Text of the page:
Legacy reimagined: moving donors from ego-driven to justice-centered philanthropy

Written by Vu Le

Hi everyone, I’m still working on fixing the email notification system, since it has been sending out notices of new posts to only 12 or so people each week. Thanks for your patience. Before we get started on this week’s topic, please join me at the Nonprofit Marketing Summit, which is going on this week March 5 to 7. I’ll be on a panel with Stephen Gyllenhaal (producer of the documentary Uncharitable) and nonprofit leader Dorri McWhorter on March 6 at 2pm PT to discuss overhauling the nonprofit sector. The summit is FREE. Register here. Auto-captions will be available.

This week, for all 12 colleagues who got notices of this post, we talk about the idea of legacy. This is a word we use a lot in our work, especially in fundraising. For instance, talking to donors about what kind of legacy they want to leave. And last year, I got into trouble because someone asked what was wrong with a wealthy person hoarding wealth away in order to create a “legacy of philanthropy” for their offspring to engage in, and I called it gross. Because it’s gross. (Lots of people were offended. I had to write an apology).

Like with many other concepts in our sector, it’s time to examine our definition and ideas around “legacy” and how we engage donors around it. Currently, the way most of us think of legacy is very narrow: It’s basically what people will leave behind when they die, and how other people will remember them. It is one of the tools we fundraisers use, and it can lead to donations. For instance, someone donating a large sum and getting a building named after them, a legacy that will last long after they’re gone.

But let’s be more thoughtful. Whether we like it or not, how we engage with donors changes the way they think about things as well as how they behave. And generations of reinforcement around the concept of legacy has solidified this framework in people’s minds, which can make it difficult as our sector shifts towards more of a justice-centered approach of doing this work, vs. the charity lens. If we’re going to make the world more just, then we need to think of legacy differently, and encourage our donors to do so as well.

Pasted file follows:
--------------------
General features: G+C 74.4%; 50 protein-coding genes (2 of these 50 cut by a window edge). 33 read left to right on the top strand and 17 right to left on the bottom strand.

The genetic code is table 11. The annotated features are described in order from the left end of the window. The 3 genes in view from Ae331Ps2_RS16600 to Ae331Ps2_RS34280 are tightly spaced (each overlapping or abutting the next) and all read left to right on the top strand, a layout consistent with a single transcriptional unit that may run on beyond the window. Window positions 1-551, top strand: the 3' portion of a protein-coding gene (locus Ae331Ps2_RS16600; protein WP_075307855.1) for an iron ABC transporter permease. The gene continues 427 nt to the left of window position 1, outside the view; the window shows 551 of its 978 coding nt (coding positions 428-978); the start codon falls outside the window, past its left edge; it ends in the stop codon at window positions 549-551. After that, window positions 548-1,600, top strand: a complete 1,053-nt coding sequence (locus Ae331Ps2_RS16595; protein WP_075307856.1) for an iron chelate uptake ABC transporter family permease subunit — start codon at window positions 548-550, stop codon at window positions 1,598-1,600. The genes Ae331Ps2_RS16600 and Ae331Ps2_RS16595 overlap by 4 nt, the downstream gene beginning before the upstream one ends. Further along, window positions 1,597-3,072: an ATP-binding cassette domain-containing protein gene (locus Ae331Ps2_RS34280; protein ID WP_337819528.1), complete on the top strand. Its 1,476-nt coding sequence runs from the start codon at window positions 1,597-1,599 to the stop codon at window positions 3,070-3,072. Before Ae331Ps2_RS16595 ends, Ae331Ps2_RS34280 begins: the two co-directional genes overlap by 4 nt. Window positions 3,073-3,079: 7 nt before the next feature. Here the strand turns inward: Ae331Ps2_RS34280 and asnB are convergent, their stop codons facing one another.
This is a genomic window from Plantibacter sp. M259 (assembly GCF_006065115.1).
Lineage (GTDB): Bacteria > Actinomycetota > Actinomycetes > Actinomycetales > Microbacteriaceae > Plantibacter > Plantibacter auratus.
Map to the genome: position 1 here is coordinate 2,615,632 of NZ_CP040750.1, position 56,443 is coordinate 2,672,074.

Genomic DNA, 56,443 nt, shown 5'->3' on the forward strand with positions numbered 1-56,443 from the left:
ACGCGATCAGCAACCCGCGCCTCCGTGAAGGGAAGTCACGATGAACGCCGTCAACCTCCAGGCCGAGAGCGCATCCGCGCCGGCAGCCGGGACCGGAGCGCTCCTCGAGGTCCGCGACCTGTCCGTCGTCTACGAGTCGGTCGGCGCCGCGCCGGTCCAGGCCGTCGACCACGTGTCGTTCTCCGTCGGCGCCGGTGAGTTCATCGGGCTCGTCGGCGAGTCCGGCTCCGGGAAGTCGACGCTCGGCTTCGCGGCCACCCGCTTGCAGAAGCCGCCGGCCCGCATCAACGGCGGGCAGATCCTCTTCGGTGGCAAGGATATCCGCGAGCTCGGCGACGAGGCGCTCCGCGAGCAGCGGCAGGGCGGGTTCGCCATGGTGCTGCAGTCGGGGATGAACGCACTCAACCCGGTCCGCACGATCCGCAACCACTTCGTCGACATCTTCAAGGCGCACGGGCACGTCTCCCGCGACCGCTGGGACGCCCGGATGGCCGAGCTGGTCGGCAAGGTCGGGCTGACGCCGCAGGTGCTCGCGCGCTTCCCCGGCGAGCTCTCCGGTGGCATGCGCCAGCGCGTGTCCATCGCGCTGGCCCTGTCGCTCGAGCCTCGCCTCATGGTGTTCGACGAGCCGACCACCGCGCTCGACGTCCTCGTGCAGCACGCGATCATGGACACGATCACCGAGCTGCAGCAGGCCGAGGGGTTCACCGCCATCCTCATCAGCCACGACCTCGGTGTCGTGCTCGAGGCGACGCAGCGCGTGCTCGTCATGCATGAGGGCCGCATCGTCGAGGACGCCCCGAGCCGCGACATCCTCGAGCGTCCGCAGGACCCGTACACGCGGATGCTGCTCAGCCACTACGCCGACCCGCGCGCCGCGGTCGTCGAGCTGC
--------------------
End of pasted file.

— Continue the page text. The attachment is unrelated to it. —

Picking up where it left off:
A few months ago, I gave a keynote targeted towards donors. The talk was called “Justice as Legacy: Community-Centric Fundraising and the Evolution of Philanthropy.” It was a no-BS conversation with donors and nonprofits about all the changes happening in our sector and world. Riffing on Maslow’s hierarchy of needs, I developed the Vu’s Hierarchy of Legacy. Here it is below, in reverse order, from most common/ego-driven to most rare/enlightened in terms of how people think of their legacy:

Ego Level. Your legacy is the continuation of your ego. You are seen as a hero. You get plaques. Your name and picture appear on donor walls. You get glowing newspaper articles written about you. Your names appear on buildings.

Ego-Extended Level. Your legacy is the above, but it’s also extended to your family and those close to you. For example you start a family foundation or Donor-Advised Fund so your kids and grandkids participate in philanthropy after you’re gone. Your legacy is your family’s name being associated with doing good.

Neo Level. Legacy is the improvement of the community, but still within the framework of existing inequitable systems, especially capitalism. You are remembered for helping hungry kids, building homeless shelters, etc., but you are not remembered for challenging the systems that create hunger, homelessness, etc. Your legacy is a world that is slightly better, but much inequity and injustice still remains.

Read full article here.

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About the author

Vu Le

Vu Le (“voo lay”) is a writer, speaker, vegan, Pisces, and the former Executive Director of RVC, a nonprofit in Seattle that promotes social justice by developing leaders of color, strengthening organizations led by communities of color, and fostering collaboration between diverse communities.

Vu’s passion to make the world better, combined with a low score on the Law School Admission Test, drove him into the field of nonprofit work, where he learned that we should take the work seriously, but not ourselves. There’s tons of humor in the nonprofit world, and someone needs to document it. He is going to do that, with the hope that one day, a TV producer will see how cool and interesting our field is and make a show about nonprofit work, featuring attractive actors attending strategic planning meetings and filing 990 tax forms.

Known for his no-BS approach, irreverent sense of humor, and love of unicorns, Vu has been featured in dozens, if not hundreds, of his own blog posts at NonprofitAF.com.